A personal diary about life in a country town, Bungendore NSW Australia

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Another Country Diary

After a while these diary entries, go to the archive.
8 October '05
Scott Watkins-Sully the Braidwood brewer called to say he was heading to the Royal Hotel in Bungendore for
Saturday lunch with his family and some friends and would I like to join them? I had a draft layout of the article in the next issue that features him,
so we proof checked on the spot. It's a bit of luxury because the magazine has been put back a few weeks until we get some more advertising, we just can't afford to print it until we do. The problem is the content is rapidly going 'stale' and the seasonal references will have to be redone if we can afford it. We're stressing a bit. I think I need a beer, or rather, an ale.
2 October '05
Butterfly season, the garden is full of them. Somehow I've never bought a reference book to tell me what they are. Is there one?
The tips of the Horse Chestnut tree as the buds start to swell look like medieval 'pikes' or ...
...is that fleur de lys?
They quickly lose that symmetry and become...buds.
About three weeks later there are flowers. (You can do that sort of thing when you don't update your diary for months)
This was taken 26/10/05
1 October '05
I was walking past and realised that I'd never taken a picture of the temporary home of the Palerang Council. It's not very pretty, but a record is a record.
Like the number of dead things I've photographed looking down like this.
The lawn is growing at a startling rate, I've been cutting it every week. The few tame magpies always follow the mower, knowing that there will be good things to eat turned over as I pass.
Jan planted these tulips outside daughter Kate's bedroom window. We can just see them from the kitchen window if we squint sideways. Now daughters have lots of redeeming qualities but observing flowers (or even looking out windows) isn't one of them. Next year we'll move the bulbs so we can appreciate them while doing the dishes, cooking etc., all the things grown-ups do and daughters do rarely.
28 September '05
The 'visioning' process sounds very New Age, and we all agreed that as a name it sucks. But the meeting held in the old hall tonight was useful community involvement. There were more than the usual suspects er, advocates there which made it feel less like a closed group talking to themselves. The process and the night was long, but both sides of the pro-development and 'slow down' arguments were heard. (This meeting approach is the same as they've done and will do in other areas in Palarang.)

It was lead by Cr. Catherine Moore who was asked to conduct the same process in Womboin. She was terrific, I'm now a fan. Working through our current and future wishes, in small groups that reported back to the whole group, it was all summarised and written up on sheets of paper. Then we voted for the statements that were the closest match to our own positions and ideas. Somehow from this, a list of the key issues were created and will go to council for feeding into the local planning (LEP) process. Council was to have started similar community consultation sessions by now and this has  gazumped that a bit. The fact that few (if any) of the new residents from Elmslea didn't show up, doesn't negate the process. It says more about their priorities and/or not needing to be part of the community. When it affects them they'll be there. We just have to make it an open welcome.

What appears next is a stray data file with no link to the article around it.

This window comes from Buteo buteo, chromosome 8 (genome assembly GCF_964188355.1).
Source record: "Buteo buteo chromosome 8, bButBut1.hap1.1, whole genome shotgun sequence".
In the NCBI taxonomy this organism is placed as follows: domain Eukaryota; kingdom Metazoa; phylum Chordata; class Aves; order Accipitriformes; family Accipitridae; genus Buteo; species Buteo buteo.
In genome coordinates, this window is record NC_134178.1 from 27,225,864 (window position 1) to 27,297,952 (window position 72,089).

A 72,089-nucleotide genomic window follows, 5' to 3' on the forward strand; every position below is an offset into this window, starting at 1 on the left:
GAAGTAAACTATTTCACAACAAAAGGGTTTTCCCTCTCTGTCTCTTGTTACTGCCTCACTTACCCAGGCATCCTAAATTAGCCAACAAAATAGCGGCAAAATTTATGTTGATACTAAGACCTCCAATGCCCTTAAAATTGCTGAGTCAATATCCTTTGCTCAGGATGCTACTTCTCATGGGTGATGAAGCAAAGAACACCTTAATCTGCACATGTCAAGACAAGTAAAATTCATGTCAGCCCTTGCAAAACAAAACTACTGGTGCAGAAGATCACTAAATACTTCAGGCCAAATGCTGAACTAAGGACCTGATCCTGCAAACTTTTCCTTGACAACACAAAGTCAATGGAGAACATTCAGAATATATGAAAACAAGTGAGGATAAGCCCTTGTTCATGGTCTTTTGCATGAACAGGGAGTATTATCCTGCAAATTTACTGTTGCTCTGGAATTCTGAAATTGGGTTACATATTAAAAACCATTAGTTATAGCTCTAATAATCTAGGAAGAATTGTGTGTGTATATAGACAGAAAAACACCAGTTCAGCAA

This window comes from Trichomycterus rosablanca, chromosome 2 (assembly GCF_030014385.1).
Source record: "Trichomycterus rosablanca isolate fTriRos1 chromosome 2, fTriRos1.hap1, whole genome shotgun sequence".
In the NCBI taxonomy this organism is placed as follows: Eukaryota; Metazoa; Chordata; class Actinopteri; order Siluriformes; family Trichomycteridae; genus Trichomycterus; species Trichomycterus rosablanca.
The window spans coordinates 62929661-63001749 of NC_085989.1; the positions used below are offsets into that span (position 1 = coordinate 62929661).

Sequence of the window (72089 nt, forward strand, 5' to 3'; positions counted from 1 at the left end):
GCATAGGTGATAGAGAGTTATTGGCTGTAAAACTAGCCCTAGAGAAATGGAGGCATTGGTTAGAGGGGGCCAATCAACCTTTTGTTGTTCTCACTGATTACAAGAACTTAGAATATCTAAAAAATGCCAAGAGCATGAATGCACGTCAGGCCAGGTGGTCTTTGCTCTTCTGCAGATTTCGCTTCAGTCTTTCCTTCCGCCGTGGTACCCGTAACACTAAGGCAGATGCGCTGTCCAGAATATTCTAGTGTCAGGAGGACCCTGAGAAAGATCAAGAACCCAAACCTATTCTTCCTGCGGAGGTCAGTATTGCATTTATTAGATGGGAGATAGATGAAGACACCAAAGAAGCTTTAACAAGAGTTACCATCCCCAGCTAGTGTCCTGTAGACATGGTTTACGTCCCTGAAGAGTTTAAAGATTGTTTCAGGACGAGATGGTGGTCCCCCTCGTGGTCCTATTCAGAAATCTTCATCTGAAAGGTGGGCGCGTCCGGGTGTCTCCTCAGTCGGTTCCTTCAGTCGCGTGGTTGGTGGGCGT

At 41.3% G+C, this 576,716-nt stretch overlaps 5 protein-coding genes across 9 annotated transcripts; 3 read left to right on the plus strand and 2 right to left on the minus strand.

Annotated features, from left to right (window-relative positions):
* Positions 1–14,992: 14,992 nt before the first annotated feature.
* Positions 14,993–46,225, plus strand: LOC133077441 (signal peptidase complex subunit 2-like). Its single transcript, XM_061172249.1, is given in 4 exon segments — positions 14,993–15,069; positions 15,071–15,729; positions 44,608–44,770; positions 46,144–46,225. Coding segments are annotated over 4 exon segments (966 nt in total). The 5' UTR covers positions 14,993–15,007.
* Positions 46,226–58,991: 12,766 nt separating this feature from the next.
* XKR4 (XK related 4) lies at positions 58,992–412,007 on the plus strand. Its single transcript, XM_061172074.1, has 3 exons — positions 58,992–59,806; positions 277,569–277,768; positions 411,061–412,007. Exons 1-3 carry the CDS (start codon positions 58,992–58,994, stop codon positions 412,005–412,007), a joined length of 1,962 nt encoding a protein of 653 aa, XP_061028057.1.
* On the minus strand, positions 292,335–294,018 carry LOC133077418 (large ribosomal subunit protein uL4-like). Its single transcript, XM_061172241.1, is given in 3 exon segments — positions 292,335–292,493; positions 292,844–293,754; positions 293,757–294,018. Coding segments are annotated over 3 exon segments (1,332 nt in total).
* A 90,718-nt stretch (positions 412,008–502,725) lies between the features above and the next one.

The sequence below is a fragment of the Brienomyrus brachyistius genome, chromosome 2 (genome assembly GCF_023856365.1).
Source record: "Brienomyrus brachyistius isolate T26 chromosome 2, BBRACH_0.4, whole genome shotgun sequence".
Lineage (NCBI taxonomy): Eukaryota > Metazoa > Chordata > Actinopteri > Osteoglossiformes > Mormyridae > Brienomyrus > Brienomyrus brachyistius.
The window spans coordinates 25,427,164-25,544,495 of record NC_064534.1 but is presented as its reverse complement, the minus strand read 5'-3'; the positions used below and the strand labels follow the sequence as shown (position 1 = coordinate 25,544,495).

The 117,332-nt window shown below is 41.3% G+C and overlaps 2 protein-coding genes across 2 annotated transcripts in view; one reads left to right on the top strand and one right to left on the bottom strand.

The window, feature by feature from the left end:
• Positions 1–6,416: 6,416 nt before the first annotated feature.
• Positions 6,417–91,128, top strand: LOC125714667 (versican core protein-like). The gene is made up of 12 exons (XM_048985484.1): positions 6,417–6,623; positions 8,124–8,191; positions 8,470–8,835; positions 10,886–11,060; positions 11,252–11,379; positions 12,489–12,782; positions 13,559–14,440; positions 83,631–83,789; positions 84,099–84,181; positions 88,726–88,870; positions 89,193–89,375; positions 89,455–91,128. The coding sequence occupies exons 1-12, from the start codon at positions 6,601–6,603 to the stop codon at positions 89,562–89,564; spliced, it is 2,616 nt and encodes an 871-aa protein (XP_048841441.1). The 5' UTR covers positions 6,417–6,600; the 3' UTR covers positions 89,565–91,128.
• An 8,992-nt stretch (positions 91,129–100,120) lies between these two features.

The reasons that people move and build here are because it's an attractive country town, with open spaces, some lovely old buildings, a good school and pretty good shopping facilities. Take that away and why would you drive for half an hour to and from work?

You can't make people take part in things like this, it has to be those who are moved enough, and care to move from the comfort of the 'outside' to 'inside'. We all have to take responsibility for the way the town is going. This was one step. 

27 September '05
With so much spring in the air, some of it has to end up in the water. The goldfish in the pond are doing their mating wriggles in the shallows, and the petals from the pear blossom are providing the nuptial confetti. I think they must eat them but there's so many I don't think they're interested that much.

The wind was blowing small flurries into the pond, and I tried but couldn't catch the blurred moment. You can waste a lot of time lying down in the sun on a pond bank with a telephoto lens.


The goldfish community has a lot of mixed colours, black and white patches and red and gold patches. Inbred.
The white ones are almost ethereal. Albino, elfin like, they're always longer and skinnier than the red ones.
This single tree is in the forecourt of the Community Hall/Library at the School. In isolation it adds a Japanese garden feel to the space.
The grass is growing in the paddock next to to St Phillips church, so there were some new horses to eat it.
26 September '05
The glass in our bedroom sash window has some very old panes in the six piece panels. One is cracked but I don't want to replace it because the patterns of light coming in through the distortions are lovely, and looking out through them is just as abstract.
These leaves are the last to come out of all the trees around us. The pale green leaves grow very quickly into long green ones and in compensation, they're the last to fall, pale yellow, in autumn.
Fred Harden    
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Bungendore Country Diary by Fred Harden